Shows This Weekend + Book Report
Snowy Spring Greetings,
This will be a short newsletter but I do have a few online shows coming up soon:
Tomorrow! Saturday, 4/24 I’m playing The Blacksmith Shop online series with Rollie Tussing (guitar, vocals), Ross Huff (trumpet), and Serge van der Voo (bass). Register to attend and there is also a FB event if you like that sort of thing.
Also this weekend is the first annual New American Banjo Festival, very exciting! My set is on Sunday, 4/25, at 8:10pm Eastern time, with Cameron Celestia joining me on piano, but the whole weekend will be full of fantastic performers and discussions, all online. Here is a FB event for this one.
And I already mentioned Banjopalooza at Fiddle Tunes, the first weekend in July. More info on my website.
So, other than these I don’t have anything else confirmed yet but there are a few maybes! And I am slowly working on getting my team together for the next recording project.
No big hurry there, as I still have 800 copies of Mozart of the Banjo: The Joe Morley Project. I thought I would have sold most of them (or at least half?) by now, with the touring schedule I had booked. So maybe the next release will be online-only.
Is anyone interested in pre-ordering a CD? How about vinyl?? I have a six-track album of banjo duets with Ben Belcher mixed and mastered, all I need now is a strategy for releasing it and some eager fans who want to buy it.
Tunes from the Bag
I have been continuing my series of randomly selected fiddle tunes. You can see the whole series in this YouTube playlist.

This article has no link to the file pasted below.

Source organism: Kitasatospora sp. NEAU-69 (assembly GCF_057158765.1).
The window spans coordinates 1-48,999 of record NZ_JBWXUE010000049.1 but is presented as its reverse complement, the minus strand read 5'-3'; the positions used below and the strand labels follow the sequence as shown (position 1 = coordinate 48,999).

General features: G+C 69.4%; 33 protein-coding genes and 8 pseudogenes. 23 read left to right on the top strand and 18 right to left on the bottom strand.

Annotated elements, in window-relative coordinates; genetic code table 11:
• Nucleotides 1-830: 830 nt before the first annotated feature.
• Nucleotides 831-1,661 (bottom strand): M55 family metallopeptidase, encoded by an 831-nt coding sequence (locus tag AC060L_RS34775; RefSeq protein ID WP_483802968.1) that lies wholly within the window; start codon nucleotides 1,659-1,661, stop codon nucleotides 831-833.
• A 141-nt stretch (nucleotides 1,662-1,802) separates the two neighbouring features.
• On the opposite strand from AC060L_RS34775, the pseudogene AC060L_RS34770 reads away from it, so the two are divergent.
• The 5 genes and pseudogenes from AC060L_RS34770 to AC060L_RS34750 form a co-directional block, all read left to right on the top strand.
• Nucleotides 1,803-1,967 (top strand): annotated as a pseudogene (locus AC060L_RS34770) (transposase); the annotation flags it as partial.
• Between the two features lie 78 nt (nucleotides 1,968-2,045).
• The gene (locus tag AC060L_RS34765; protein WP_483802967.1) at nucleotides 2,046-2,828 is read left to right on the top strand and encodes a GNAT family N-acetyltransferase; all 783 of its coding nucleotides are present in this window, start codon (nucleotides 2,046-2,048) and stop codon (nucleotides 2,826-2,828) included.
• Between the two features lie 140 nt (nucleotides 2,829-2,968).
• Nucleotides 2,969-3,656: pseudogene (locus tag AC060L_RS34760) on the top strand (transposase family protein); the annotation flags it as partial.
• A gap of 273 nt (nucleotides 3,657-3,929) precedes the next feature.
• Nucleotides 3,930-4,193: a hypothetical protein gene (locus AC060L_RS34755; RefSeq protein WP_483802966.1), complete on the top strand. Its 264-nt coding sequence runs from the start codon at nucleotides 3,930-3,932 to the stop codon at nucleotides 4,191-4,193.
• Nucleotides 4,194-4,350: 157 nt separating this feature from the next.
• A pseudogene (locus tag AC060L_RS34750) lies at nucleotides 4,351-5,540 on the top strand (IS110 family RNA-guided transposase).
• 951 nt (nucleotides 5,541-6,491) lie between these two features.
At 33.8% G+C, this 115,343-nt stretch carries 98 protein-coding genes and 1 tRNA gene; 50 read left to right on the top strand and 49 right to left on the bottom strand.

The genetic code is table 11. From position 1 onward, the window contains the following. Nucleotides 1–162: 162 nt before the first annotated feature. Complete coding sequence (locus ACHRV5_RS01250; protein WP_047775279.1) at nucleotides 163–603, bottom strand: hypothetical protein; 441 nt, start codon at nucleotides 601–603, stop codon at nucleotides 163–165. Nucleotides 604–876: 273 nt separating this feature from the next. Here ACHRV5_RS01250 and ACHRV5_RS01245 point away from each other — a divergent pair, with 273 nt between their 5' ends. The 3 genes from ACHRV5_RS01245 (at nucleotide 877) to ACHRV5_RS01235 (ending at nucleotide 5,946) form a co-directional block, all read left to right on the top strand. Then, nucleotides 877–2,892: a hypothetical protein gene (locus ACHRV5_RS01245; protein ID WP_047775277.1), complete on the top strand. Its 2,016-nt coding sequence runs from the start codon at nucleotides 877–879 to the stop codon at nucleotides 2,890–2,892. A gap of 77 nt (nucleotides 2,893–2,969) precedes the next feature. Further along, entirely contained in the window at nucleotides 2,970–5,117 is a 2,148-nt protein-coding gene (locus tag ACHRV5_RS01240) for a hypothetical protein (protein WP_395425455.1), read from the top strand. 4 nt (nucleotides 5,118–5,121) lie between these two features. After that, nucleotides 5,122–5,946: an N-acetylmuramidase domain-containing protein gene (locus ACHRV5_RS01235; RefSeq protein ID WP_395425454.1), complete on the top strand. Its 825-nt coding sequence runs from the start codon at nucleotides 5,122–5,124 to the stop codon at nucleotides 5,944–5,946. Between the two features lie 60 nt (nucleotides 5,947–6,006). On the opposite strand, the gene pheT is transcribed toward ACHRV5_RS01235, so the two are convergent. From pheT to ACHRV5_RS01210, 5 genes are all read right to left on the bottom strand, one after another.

Edinburgh Tradfest Podcast
Speaking of lovely gigs I was booked to play — The Edinburgh Tradfest is keeping their momentum despite lockdown and they are releasing a podcast featuring their performers, including moi! Check it out… (coming soon)
Since our last newsletter I read Octavia Butler’s Parable of the Sower and Parable of the Talents. These books are a bit darker and heavier than I had anticipated but I would still recommend them highly. She gives the reader a lot to consider.
One of my biggest takeaways is that, like a frog in a cooking pot set to boil, we won’t have a definitive moment when “the world ends” or “society collapses.” Life will continue to go on, even as meaningless chaos persists all around. If you’re able to say “No, nothing like that is happening,” then either you’re very good at lying to yourself about your own conditions or you are privileged enough to be ignorant of what’s going on in the rest of the country/world.
I’m not saying this to be pessimistic or to stoke fear but it’s one perspective I picked up from these books (and elsewhere). I tend to remain optimistic, simply because good things will always happen. And when it comes to larger change, I can’t predict or control anything like that but it does seem like something has to happen soon.
I also finished reading Working, by Studs Terkel, and I cannot recommend this book highly enough. If you have any sense of curiosity about recent history, if you enjoy documentary work of any kind, or if you, like me, have always dreamed of doing every job that exists, this book is for you. I could go on much more about the power of this book but suffice it to say there’s nothing else quite like it.
That’s all for now, folks!
Stay cool this spring,